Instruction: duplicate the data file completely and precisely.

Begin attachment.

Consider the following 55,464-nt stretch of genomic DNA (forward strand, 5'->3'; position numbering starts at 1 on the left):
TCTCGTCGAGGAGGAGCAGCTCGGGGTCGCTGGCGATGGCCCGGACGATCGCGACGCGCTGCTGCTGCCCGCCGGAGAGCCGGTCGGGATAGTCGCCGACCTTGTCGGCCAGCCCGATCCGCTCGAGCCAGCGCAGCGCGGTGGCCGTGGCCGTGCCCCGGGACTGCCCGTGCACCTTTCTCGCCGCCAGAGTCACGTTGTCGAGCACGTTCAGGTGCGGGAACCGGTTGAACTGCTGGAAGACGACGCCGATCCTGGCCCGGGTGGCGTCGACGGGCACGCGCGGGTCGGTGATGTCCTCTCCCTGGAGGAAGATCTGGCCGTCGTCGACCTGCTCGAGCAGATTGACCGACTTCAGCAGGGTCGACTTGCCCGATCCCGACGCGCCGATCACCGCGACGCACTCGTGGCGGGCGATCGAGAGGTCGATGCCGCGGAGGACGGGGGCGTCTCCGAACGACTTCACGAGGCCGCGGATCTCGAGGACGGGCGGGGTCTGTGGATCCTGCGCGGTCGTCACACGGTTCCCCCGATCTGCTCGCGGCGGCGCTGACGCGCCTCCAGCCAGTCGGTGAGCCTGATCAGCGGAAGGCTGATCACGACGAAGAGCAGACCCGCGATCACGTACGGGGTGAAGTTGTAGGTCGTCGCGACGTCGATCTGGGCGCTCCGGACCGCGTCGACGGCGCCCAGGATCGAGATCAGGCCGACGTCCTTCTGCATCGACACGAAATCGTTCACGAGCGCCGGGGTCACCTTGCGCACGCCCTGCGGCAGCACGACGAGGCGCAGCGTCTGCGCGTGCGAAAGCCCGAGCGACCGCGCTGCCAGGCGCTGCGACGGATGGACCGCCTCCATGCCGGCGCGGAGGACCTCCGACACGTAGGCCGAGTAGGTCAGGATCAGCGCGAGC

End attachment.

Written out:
Consider the following 55,464-nt stretch of genomic DNA (forward strand, 5'->3'; position numbering starts at 1 on the left):
TCTCGTCGAGGAGGAGCAGCTCGGGGTCGCTGGCGATGGCCCGGACGATCGCGACGCGCTGCTGCTGCCCGCCGGAGAGCCGGTCGGGATAGTCGCCGACCTTGTCGGCCAGCCCGATCCGCTCGAGCCAGCGCAGCGCGGTGGCCGTGGCCGTGCCCCGGGACTGCCCGTGCACCTTTCTCGCCGCCAGAGTCACGTTGTCGAGCACGTTCAGGTGCGGGAACCGGTTGAACTGCTGGAAGACGACGCCGATCCTGGCCCGGGTGGCGTCGACGGGCACGCGCGGGTCGGTGATGTCCTCTCCCTGGAGGAAGATCTGGCCGTCGTCGACCTGCTCGAGCAGATTGACCGACTTCAGCAGGGTCGACTTGCCCGATCCCGACGCGCCGATCACCGCGACGCACTCGTGGCGGGCGATCGAGAGGTCGATGCCGCGGAGGACGGGGGCGTCTCCGAACGACTTCACGAGGCCGCGGATCTCGAGGACGGGCGGGGTCTGTGGATCCTGCGCGGTCGTCACACGGTTCCCCCGATCTGCTCGCGGCGGCGCTGACGCGCCTCCAGCCAGTCGGTGAGCCTGATCAGCGGAAGGCTGATCACGACGAAGAGCAGACCCGCGATCACGTACGGGGTGAAGTTGTAGGTCGTCGCGACGTCGATCTGGGCGCTCCGGACCGCGTCGACGGCGCCCAGGATCGAGATCAGGCCGACGTCCTTCTGCATCGACACGAAATCGTTCACGAGCGCCGGGGTCACCTTGCGCACGCCCTGCGGCAGCACGACGAGGCGCAGCGTCTGCGCGTGCGAAAGCCCGAGCGACCGCGCTGCCAGGCGCTGCGACGGATGGACCGCCTCCATGCCGGCGCGGAGGACCTCCGACACGTAGGCCGAGTAGGTCAGGATCAGCGCGAGC